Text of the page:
Yesterday, at the American Heart Association’s 2016 Scientific Sessions conference, researchers from the George Washington University’s School of Medicine presented the findings of a study that determined that “healthy” eating apps—those that allow you to track exactly what you consume and berate you when you eat, say, pizza—don’t comply with "evidence-based scientific guidelines."
If you're wondering what those precise guidelines are, the methodology involved researchers picking 32 health and fitness apps featured on the Google Play and iTunes stores and mapping them against the U.S. Government’s 2015 - 2020 Dietary Guidelines. These guidelines rather exhaustively detail what existing eating patterns across the country are, the manner in which they need to shift, and how community-wide efforts can aid Americans in achieving the goals of eating more mindfully.
The online summary of the study declines to name which apps, exactly, researchers chose to hone in on. Though I don't have any of these fitness apps myself, I've gleaned anecdotally that the Weight Watchers app and MyFitnessPal are especially popular, and people lean on these apps to keep abreast of their own eating and exercise rhythms. These apps convene around a shared purpose of enforcing more conscious eating habits, giving dietary upkeep a sense of urgency. In addition to the two aforementioned, peruse the App Store and you'll find DietController, Perfect Diet Tracker and iFoodFit are among some of the more popular offerings; the Google Play store offers Lose It! and Calorie Counter.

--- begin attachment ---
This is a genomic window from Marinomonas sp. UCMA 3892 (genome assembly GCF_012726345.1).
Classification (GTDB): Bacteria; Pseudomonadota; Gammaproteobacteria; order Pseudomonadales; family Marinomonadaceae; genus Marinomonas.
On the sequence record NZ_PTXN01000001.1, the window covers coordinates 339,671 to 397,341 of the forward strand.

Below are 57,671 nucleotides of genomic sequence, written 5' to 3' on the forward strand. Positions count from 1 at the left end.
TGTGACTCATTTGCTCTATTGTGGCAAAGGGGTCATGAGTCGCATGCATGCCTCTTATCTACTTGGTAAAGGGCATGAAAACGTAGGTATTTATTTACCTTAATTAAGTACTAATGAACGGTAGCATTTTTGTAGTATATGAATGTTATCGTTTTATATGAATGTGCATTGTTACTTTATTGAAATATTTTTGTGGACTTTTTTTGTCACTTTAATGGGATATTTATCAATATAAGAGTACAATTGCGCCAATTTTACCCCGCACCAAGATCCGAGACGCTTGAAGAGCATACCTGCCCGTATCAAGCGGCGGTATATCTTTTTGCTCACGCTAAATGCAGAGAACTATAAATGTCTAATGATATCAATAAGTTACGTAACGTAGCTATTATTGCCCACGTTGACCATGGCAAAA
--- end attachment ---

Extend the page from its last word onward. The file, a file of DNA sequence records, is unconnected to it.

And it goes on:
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Among the study's findings were that 72% of the apps surveyed (that's roughly 23) did, in fact, include the five tenets of healthy eating enshrined by the Dietary Guidelines: establishing "healthy eating patterns" (which includes limiting consumption of saturated and trans fats, sugars, and sodium), maintaining an appropriate calorie limit, consuming nutrient-dense foods and beverages, having a variety of food and beverages, and engaging in community outreach and social support. The last of those, per the USDA, is stressed in the final chapter of the Dietary Guidelines, which expounds upon how engaged community members can encourage healthy eating through participating in food banks, community gardens, and co-ops.
But the bad news was a bit more damning: 75% (24) of the chosen apps failed to address the recommended daily amounts of each food group (which ranged from vegetables to fruits to grains to dairy to protein), while 84% (roughly 26) were insufficient in addressing recommended daily intake of such food subgroups as dark-green vegetables or whole grains.
Based on their findings, researchers warned that it's "important that application developers address this information gap so as to safely and effectively achieve the applications' stated goals."
Yet there's of course some risk inherent in deploying these Dietary Guidelines as an unassailable metric: They've attracted sharp criticism for their susceptibility to outside influences of the food and agricultural industries. This loophole wasn't addressed in the online documentation of the study. Being beholden to such interests creates some limitations—these guidelines can only go so far in providing a useful standard for the study's aims. But perhaps it's the best we've got for now.
Do you use any healthy eating apps? What's your experience been like? Let us know in the comments!
Mayukh Sen is a James Beard Award-winning food and culture writer in New York. His writing has appeared in the New York Times, the New Yorker, Bon Appetit, and elsewhere. He won a 2018 James Beard Award in Journalism for his profile of Princess Pamela published on Food52.